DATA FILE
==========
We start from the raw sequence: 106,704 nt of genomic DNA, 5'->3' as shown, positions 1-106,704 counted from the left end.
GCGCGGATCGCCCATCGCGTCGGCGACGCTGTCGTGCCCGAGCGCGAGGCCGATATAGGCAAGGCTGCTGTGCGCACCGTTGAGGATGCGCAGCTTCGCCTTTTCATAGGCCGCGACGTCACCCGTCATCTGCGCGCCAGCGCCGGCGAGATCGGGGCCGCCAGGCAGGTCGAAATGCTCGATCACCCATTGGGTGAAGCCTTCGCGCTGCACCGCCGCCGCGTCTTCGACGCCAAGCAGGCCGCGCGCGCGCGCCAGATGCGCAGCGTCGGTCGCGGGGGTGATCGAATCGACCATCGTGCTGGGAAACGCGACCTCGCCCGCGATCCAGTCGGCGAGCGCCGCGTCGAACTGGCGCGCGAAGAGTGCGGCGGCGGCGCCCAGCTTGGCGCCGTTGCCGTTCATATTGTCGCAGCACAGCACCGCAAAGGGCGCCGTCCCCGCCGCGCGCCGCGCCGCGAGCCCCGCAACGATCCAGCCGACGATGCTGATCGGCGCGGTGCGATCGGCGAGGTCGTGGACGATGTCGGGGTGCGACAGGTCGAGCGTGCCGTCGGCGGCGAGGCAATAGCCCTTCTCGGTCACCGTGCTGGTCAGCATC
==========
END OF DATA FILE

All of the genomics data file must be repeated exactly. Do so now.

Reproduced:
We start from the raw sequence: 106,704 nt of genomic DNA, 5'->3' as shown, positions 1-106,704 counted from the left end.
GCGCGGATCGCCCATCGCGTCGGCGACGCTGTCGTGCCCGAGCGCGAGGCCGATATAGGCAAGGCTGCTGTGCGCACCGTTGAGGATGCGCAGCTTCGCCTTTTCATAGGCCGCGACGTCACCCGTCATCTGCGCGCCAGCGCCGGCGAGATCGGGGCCGCCAGGCAGGTCGAAATGCTCGATCACCCATTGGGTGAAGCCTTCGCGCTGCACCGCCGCCGCGTCTTCGACGCCAAGCAGGCCGCGCGCGCGCGCCAGATGCGCAGCGTCGGTCGCGGGGGTGATCGAATCGACCATCGTGCTGGGAAACGCGACCTCGCCCGCGATCCAGTCGGCGAGCGCCGCGTCGAACTGGCGCGCGAAGAGTGCGGCGGCGGCGCCCAGCTTGGCGCCGTTGCCGTTCATATTGTCGCAGCACAGCACCGCAAAGGGCGCCGTCCCCGCCGCGCGCCGCGCCGCGAGCCCCGCAACGATCCAGCCGACGATGCTGATCGGCGCGGTGCGATCGGCGAGGTCGTGGACGATGTCGGGGTGCGACAGGTCGAGCGTGCCGTCGGCGGCGAGGCAATAGCCCTTCTCGGTCACCGTGCTGGTCAGCATC